What You Should Know About Endometriosis

Most women consider menstrual cramps a normal part of life that they can manage with ibuprofen or a heating pad. But some women experience debilitating menstrual pain that may be related to a condition called endometriosis.

“Everyone complains about their period. But if you can’t function for a week every month, that’s not normal,” says Nicole Donnellan, MD, gynecologic surgeon, UPMC Magee-Womens Hospital. She specializes in diagnosing and treating endometriosis.

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What Is Endometriosis?

Endometriosis is a disorder in which endometrial tissue, or the cells that normally line the uterus, grows outside the uterus. It is a benign but chronic disease that can cause severe pain and interfere with fertility.

Who Does Endometriosis Affect?

It’s estimated that endometriosis affects 1 in 10 women.

“Because it’s driven by hormones, endometriosis mostly occurs in women between the ages of 18 and 45,” Dr. Donnellan says. It is very rare in postmenopausal women.

It’s difficult to tell how many women endometriosis affects. Among women treated for pain and/or infertility, about 40% to 70% receive a confirmed diagnosis of endometriosis.

“Many other women have the disease but don’t seek treatment because they don’t have pain,” Dr. Donnellan says.

Signs and Symptoms of Endometriosis

The most common symptom of endometriosis is pain — when menstruating, during or after sexual intercourse, or when having a bowel movement or urinating. Endometriosis often goes undiagnosed because these also are symptoms of other diseases and disorders, including pelvic inflammatory disease, irritable bowel syndrome, and ovarian cysts.

The exact cause of the disorder is unclear. And the only way to confirm an endometriosis diagnosis is with surgery and a tissue biopsy.

“There are no imaging or blood tests for it,” Dr. Donnellan says.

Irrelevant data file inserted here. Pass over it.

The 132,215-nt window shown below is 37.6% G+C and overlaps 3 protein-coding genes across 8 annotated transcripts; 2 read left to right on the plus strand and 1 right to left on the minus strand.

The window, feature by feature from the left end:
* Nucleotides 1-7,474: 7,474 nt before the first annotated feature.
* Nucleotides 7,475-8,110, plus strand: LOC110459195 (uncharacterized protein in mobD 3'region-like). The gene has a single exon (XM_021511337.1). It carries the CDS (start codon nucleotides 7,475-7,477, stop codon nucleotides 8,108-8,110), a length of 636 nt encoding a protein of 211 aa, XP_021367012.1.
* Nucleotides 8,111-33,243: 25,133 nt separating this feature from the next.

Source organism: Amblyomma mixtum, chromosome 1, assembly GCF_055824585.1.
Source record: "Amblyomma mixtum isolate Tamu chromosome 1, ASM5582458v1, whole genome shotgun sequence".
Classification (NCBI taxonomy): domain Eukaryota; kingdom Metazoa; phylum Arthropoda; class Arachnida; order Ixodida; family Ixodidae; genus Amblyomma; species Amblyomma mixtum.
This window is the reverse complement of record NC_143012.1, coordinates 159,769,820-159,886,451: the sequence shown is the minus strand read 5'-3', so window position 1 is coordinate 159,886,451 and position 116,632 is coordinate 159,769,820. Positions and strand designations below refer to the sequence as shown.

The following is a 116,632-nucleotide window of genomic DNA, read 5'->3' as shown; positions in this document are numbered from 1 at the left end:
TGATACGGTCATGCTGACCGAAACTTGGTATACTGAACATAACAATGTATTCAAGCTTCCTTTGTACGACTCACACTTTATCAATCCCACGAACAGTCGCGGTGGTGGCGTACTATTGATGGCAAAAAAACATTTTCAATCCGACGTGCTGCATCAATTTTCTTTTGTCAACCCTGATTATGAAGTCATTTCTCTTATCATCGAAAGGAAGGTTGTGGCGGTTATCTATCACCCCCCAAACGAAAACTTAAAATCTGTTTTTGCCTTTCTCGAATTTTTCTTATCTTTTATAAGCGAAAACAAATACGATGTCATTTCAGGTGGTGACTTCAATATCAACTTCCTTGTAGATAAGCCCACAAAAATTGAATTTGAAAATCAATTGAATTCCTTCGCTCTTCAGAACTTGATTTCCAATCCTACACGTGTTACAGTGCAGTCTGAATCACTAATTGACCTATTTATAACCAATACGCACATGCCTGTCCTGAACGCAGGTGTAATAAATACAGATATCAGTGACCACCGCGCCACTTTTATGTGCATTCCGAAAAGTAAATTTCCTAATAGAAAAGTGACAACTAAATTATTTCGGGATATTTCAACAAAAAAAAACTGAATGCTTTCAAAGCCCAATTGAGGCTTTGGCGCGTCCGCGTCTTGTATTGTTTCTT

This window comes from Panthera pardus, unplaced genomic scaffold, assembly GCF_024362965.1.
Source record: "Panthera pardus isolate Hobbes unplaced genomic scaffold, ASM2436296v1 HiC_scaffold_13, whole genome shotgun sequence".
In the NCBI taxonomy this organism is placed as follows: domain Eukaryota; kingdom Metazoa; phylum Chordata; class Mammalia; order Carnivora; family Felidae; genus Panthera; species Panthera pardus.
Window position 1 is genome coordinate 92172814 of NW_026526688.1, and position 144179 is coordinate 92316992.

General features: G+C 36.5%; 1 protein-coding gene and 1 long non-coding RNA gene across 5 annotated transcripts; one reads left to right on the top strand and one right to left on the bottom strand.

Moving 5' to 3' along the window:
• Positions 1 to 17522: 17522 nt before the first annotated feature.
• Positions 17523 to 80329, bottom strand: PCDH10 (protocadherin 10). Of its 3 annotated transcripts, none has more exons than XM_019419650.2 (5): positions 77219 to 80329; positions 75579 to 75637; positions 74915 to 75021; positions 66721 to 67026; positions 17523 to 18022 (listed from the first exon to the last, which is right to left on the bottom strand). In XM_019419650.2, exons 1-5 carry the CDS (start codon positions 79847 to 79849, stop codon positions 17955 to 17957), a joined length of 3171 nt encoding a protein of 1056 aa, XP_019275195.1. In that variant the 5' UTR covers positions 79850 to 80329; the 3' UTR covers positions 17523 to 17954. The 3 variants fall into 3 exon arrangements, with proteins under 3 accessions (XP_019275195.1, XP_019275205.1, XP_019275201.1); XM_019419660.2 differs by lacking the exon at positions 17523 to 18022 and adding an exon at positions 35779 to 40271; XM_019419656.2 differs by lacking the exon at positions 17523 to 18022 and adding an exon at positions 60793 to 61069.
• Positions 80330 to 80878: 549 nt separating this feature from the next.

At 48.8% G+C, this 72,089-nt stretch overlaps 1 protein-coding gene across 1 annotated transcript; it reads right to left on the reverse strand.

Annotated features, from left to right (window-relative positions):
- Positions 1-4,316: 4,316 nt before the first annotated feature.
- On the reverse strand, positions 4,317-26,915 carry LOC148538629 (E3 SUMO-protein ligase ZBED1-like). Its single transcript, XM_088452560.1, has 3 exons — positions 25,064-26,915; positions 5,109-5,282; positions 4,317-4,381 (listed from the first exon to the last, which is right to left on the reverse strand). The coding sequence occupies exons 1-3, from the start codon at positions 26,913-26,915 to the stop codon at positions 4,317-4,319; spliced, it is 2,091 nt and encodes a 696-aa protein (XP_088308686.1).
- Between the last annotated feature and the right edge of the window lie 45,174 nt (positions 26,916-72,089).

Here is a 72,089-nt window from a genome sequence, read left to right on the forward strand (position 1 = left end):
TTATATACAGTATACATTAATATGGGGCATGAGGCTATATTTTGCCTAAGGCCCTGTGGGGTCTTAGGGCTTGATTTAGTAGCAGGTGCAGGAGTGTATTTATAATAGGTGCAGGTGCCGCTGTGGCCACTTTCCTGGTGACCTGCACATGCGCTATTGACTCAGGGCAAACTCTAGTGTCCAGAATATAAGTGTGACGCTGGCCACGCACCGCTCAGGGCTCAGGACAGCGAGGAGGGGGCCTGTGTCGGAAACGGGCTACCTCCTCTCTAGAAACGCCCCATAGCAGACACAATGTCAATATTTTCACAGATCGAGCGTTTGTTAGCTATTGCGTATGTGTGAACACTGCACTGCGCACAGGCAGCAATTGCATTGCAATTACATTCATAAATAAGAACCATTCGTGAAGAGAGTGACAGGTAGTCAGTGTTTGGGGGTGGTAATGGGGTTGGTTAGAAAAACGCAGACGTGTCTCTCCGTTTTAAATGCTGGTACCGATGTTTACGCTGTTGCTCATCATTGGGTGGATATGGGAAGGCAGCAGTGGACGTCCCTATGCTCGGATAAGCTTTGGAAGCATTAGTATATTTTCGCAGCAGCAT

Treatment Options for Endometriosis

Medical options to treat endometriosis include over-the-counter pain relievers such as ibuprofen, hormone therapy (birth control), and drugs that keep your body from producing estrogen.

For some women, laparoscopic surgery to remove the abnormal tissue may be appropriate when medical options fail.

Because treating endometriosis is a team approach, UPMC Magee established a multidisciplinary endometriosis and chronic pelvic pain program. The program has locations in Oakland, Cranberry Township, and Erie. Patients who seek care at these locations receive evaluations from both a gynecologic surgeon and a physical therapist who specializes in pelvic floor disorders.

“A women’s health physical therapist joins me in meeting with patients during their first visit,” Dr. Donnellan says. “We work together to optimize the care of each patient and communicate throughout every patient’s journey.”

For more information on endometriosis care at UPMC, visit our website.

Editor's Note: This article was originally published on , and was last reviewed on .

About UPMC Magee-Womens

Built upon our flagship, UPMC Magee-Womens Hospital in Pittsburgh, and its century-plus history of providing high-quality medical care for people at all stages of life, UPMC Magee-Womens is nationally renowned for its outstanding care for women and their families.

Our Magee-Womens network – from women’s imaging centers and specialty care to outpatient and hospital-based services – provides care throughout Pennsylvania, so the help you need is always close to home. More than 25,000 babies are born at our network hospitals each year, with 10,000 of those babies born at UPMC Magee in Pittsburgh, home to one of the largest NICUs in the country. The Department of Health and Human Services recognizes Magee in Pittsburgh as a National Center of Excellence in Women’s Health; U.S. News & World Report ranks Magee nationally in gynecology. The Magee-Womens Research Institute was the first and is the largest research institute in the U.S. devoted exclusively to women’s health and reproductive biology, with locations in Pittsburgh and Erie.